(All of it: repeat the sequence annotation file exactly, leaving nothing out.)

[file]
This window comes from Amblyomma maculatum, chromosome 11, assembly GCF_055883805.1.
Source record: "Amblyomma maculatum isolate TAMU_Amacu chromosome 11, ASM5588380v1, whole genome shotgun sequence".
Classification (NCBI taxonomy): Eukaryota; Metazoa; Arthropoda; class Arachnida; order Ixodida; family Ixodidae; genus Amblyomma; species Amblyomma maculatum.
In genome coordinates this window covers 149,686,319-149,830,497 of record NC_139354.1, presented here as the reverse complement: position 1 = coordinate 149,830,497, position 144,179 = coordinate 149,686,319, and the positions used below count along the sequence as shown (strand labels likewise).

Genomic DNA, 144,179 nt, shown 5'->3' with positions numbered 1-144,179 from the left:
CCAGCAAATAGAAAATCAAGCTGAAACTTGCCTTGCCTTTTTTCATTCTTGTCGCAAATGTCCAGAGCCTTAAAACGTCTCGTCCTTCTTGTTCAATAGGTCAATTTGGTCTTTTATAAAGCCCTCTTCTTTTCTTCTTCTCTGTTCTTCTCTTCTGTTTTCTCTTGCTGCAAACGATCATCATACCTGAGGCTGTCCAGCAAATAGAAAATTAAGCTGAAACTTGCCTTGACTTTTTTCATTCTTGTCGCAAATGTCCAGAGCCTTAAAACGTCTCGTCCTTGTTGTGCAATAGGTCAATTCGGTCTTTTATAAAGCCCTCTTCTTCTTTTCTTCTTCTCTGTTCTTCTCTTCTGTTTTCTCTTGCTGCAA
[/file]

This window comes from Amblyomma maculatum, chromosome 11, assembly GCF_055883805.1.
Source record: "Amblyomma maculatum isolate TAMU_Amacu chromosome 11, ASM5588380v1, whole genome shotgun sequence".
Classification (NCBI taxonomy): Eukaryota; Metazoa; Arthropoda; class Arachnida; order Ixodida; family Ixodidae; genus Amblyomma; species Amblyomma maculatum.
In genome coordinates this window covers 149,686,319-149,830,497 of record NC_139354.1, presented here as the reverse complement: position 1 = coordinate 149,830,497, position 144,179 = coordinate 149,686,319, and the positions used below count along the sequence as shown (strand labels likewise).

Genomic DNA, 144,179 nt, shown 5'->3' with positions numbered 1-144,179 from the left:
CCAGCAAATAGAAAATCAAGCTGAAACTTGCCTTGCCTTTTTTCATTCTTGTCGCAAATGTCCAGAGCCTTAAAACGTCTCGTCCTTCTTGTTCAATAGGTCAATTTGGTCTTTTATAAAGCCCTCTTCTTTTCTTCTTCTCTGTTCTTCTCTTCTGTTTTCTCTTGCTGCAAACGATCATCATACCTGAGGCTGTCCAGCAAATAGAAAATTAAGCTGAAACTTGCCTTGACTTTTTTCATTCTTGTCGCAAATGTCCAGAGCCTTAAAACGTCTCGTCCTTGTTGTGCAATAGGTCAATTCGGTCTTTTATAAAGCCCTCTTCTTCTTTTCTTCTTCTCTGTTCTTCTCTTCTGTTTTCTCTTGCTGCAA